Today’s Brew 4-13-11

Props to Professor Brian Domitrovic for taking certifiable maniac Jonathan Chait to task for his sloppy, stupid writing.

Jonathan Chait’s Voodoo History

Jonathan Chait of New Republic fame is the cliché’s most recent enunciator. He wrote the above line last month in a takedown of Republican fiscal policy, in the organ Democracy: A Journal of Ideas. Chait joins a list of distinguished observers – such as MIT/IMF/Peterson Institute majordomo Simon Johnson – who have recently repeated the bald and false assertion: George H.W. Bush called supply-side economics voodoo economics.

Let’s go back 31 years and sift the evidence. The underlying reference is to the 1980 Republican primary campaign, when Bush was trying to make time against a surging and ultimately victorious Ronald Reagan. In April 1980, and in press releases in prior months, Bush did indeed, no doubt about it, say that his opponent espoused “voodoo economic policy.” But – and this is the big but – Bush did not associate Reagan’s economic plan with “supply-side economics.” Rather, Bush called himself “the supply-sider in this race.”


Today’s Brew 4-6-11

Supply side economics underpins Ryan budget roadmap


Paul Ryan: If you tax something more, you get less of it. If you tax something less, you get more of it. We don’t want to tax jobs more. We want them to be taxed less so we can get more of them.
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Ryan’s budget predicts less government spending and less taxation will drastically shrink unemployment, rejuvenate the housing market and generate billions in extra government revenue. That forecast comes from the conservative Heritage Foundation, which adheres to Ronald Reagan’s supply side economics: Get the government out of the way and the economy will flourish.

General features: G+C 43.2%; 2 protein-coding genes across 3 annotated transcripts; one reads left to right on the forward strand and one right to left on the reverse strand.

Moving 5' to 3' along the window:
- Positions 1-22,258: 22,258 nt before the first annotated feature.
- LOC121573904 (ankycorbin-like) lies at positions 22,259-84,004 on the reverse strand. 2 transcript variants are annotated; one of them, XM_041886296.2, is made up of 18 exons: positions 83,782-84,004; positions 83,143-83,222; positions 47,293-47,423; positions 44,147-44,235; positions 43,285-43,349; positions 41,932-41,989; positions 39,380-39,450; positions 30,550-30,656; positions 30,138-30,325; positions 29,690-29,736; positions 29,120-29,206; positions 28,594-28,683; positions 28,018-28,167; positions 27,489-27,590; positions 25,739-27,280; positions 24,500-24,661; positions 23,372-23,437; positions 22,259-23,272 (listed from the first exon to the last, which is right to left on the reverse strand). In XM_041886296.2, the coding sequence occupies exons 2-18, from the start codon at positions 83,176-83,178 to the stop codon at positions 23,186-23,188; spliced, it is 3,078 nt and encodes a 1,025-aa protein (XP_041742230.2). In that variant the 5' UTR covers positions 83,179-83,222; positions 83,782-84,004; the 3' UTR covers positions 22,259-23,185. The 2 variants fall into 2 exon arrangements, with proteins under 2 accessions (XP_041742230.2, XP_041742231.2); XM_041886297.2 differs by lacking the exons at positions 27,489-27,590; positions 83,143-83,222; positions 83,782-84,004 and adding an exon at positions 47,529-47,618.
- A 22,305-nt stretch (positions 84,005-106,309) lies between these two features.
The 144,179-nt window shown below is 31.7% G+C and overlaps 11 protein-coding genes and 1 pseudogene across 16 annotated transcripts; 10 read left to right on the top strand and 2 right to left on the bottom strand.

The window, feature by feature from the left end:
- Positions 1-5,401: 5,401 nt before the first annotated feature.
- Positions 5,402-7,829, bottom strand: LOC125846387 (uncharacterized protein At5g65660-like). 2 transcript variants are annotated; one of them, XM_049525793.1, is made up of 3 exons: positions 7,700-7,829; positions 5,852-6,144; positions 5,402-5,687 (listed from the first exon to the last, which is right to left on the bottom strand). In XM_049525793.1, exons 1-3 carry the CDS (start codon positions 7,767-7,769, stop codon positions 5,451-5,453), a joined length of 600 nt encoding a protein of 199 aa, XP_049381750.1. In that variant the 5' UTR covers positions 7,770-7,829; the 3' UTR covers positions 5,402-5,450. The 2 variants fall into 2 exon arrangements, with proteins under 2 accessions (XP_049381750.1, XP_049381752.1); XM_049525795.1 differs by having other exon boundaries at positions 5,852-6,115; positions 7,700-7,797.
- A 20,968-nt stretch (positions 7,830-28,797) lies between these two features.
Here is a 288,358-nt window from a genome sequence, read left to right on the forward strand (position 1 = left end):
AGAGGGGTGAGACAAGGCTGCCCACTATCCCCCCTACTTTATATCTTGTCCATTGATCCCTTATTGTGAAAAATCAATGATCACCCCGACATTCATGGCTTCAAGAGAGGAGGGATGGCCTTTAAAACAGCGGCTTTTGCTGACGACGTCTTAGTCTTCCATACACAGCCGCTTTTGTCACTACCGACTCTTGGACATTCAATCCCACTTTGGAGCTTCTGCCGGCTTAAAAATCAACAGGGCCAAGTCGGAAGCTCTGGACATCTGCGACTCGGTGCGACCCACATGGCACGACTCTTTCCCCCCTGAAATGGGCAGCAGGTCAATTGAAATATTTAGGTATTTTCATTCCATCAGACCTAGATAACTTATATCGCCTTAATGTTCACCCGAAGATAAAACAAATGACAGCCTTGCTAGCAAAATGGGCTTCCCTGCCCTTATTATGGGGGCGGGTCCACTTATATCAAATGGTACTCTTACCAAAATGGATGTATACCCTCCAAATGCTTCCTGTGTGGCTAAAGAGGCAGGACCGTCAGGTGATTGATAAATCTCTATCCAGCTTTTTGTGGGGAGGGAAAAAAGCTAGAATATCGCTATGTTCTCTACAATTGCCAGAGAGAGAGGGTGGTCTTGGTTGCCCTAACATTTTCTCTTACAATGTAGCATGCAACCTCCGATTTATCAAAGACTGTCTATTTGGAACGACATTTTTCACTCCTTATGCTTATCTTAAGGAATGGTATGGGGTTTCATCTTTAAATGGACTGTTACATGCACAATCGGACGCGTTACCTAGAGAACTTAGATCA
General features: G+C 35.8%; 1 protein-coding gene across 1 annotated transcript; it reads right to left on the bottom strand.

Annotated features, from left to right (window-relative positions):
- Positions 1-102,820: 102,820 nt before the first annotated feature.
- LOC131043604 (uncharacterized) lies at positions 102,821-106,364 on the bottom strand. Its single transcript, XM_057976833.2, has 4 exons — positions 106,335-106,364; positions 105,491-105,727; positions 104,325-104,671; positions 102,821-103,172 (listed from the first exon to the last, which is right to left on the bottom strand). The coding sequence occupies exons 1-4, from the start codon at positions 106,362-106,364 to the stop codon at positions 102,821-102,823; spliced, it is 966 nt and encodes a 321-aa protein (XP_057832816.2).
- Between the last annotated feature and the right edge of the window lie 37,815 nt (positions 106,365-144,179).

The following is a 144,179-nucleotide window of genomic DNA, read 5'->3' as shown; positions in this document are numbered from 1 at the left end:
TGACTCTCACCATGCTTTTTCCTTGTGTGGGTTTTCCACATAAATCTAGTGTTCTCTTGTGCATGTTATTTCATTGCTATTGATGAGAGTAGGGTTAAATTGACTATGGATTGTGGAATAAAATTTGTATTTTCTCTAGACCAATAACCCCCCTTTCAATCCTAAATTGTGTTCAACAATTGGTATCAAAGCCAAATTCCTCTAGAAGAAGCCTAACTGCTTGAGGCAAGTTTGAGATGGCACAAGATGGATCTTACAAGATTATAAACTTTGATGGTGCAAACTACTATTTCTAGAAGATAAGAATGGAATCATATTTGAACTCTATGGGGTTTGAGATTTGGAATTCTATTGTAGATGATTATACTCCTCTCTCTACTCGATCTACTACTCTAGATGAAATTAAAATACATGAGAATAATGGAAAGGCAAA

Today’s Brew 3-28-11

Ralph Benko for Forbes:

The Rise And Fall And Rise Again of Supply-Side Economics?

Until … Rep. Jack Kemp, a fairly junior member of the House of Representatives, gathered around himself a group of “econoclasts,” to use the witty neologism of economic historian (and fellow Forbes columnist) Brian Domitrovic, who came to call themselves the “supply side.” Their core insight was simple.  Rather than rely on a policy of high tax rates and a weak dollar, move toward a policy of low tax rates and a strong dollar.  The late Jude Wanniski called it “the Mundell-Laffer Hypothesis.” And it was derided by the policy elites as “Voodoo Economics.”

Supply-Side Notes 3-15-11

Historians Are Still Botching the Supply-Side Revolution

Brian Domitrovic at

The problem with composing a straight history of supply-side economics is that inevitably, you’ve got to make it an epic. It’s one whale of a success story – a decade of stagflation vanquished once and for all – with drama, personality, savvy, and intellectual heft in tow. If you’re a scholar settled high in our tut-tutting and left-leaning establishment, brace yourself if you decide to write that book.

Today’s Brew 11-20-10

Alan Reynolds is in today’s Investor’s Business Daily:

Zero In On 2011’s Tax Time Bomb And Leave 10-Year Plans For Later

Personally, I’d prefer individual tax rates of 15%, 20%, 25% and 30% with a low flat rate on dividends, capital gains and estates and a 25% rate on corporate profits. But even such a modest move in the right direction would be ruled out if current law could somehow be made permanent.

By partially co-opting the banal Republican talking point about “making the Bush tax cuts permanent” Obama is really trying to cram through his own tax policy proposals from the moribund 2011 budget. He is belatedly pushing the same proposals from the same budget that Obama and a Democrat-controlled Congress have totally ignored since February.

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After the dividend tax rate came down, average dividends among the top 1% surged to $52,814 in 2004 and $83,072 by 2007. Reported dividends of the top 1% in 2007 were twice as large as the previous peak in 2000. That can’t be coincidence.

Since 15% of $83,072 is larger than 38.6% of $30,673, even that drastically reduced tax rate on dividends did not significantly reduce average revenues collected from the top 1.4 million taxpayers. But the lower dividend tax clearly did result in high-income taxpayers holding more dividend-paying stocks than ever before in taxable accounts.